Of course, fun surveys also find out where it’s no fun. In fact, measuring fun is an incredibly potent method for finding serious problems, even problems no one is willing to talk about. If you ask what’s the most fun, and no one points in a particular direction, in that direction lies a problem. People have fun in many different ways, so if none of them think something is fun, it’s no fun. If fun work is your best work, what is work that’s no fun? Measuring fun leads you forward, and can also tell you what’s holding you back.
Just caring about fun is huge
People really care about fun. What do you spend your money on after you’ve paid the bills? We believe your business must care about fun.
Just showing you care about your customer’s (or employee’s) fun is huge. It shows you care about one of the most desirable things in life. If you say it, and mean it, and show that you’re trying, it will make a difference. A tangible, bottom-line difference.
Try it. Tell your customers that you care about their fun, and do something you think will make your business more fun for them. Even if it doesn’t work, your profit (or however else you measure your success) will be greater. Just showing that you care about fun will increase your productivity.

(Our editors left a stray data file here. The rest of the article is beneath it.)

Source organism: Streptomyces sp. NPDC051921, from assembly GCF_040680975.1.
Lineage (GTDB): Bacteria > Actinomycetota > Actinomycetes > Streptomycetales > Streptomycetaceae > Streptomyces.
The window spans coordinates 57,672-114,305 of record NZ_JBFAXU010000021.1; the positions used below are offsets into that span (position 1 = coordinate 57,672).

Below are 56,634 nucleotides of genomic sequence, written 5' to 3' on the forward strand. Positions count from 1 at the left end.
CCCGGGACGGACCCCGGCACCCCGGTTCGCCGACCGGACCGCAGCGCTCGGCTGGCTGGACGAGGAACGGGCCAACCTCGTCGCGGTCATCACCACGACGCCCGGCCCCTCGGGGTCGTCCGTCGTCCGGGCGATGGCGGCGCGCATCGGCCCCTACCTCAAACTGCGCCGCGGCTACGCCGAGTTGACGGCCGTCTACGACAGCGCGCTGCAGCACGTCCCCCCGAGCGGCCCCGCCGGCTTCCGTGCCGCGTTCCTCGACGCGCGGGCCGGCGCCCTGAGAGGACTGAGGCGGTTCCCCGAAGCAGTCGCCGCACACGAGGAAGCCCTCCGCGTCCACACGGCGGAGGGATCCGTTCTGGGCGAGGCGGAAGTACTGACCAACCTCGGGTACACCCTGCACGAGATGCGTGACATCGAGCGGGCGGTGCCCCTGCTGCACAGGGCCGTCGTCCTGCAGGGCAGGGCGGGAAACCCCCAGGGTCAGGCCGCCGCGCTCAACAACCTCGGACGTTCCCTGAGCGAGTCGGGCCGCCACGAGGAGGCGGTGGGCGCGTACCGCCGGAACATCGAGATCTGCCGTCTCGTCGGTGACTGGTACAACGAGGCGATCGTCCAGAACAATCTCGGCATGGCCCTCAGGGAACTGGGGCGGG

> 100 times better
Fun surveys get more responses. The responses are less biased.
Fun surveys are great marketing. They focus your customers on the best part of their experience, and leave one as a last impression.
Fun surveys identify opportunities, the part of your business that brings in the customers. Fun surveys guide you in building up, not drilling down – though they tell you where to drill if you need to.
And fun surveys show you care about fun. Your customer cares, your employees do too – shouldn’t you?
Let’s be conservative. Our surveys get responses from more than 50% of people offered one. Most surveys get less than 5%, unless they’re mandatory or offer a direct reward. Let’s call that 10 times better. Our surveys are less biased, so call it 20 times better.
Most surveys have zero marketing value (or even a negative value). That means a fun survey is infinitely better. But let’s just say 10 times better.
We’re already at 20 x 10 = 200 times better.
Try one. It’s fun.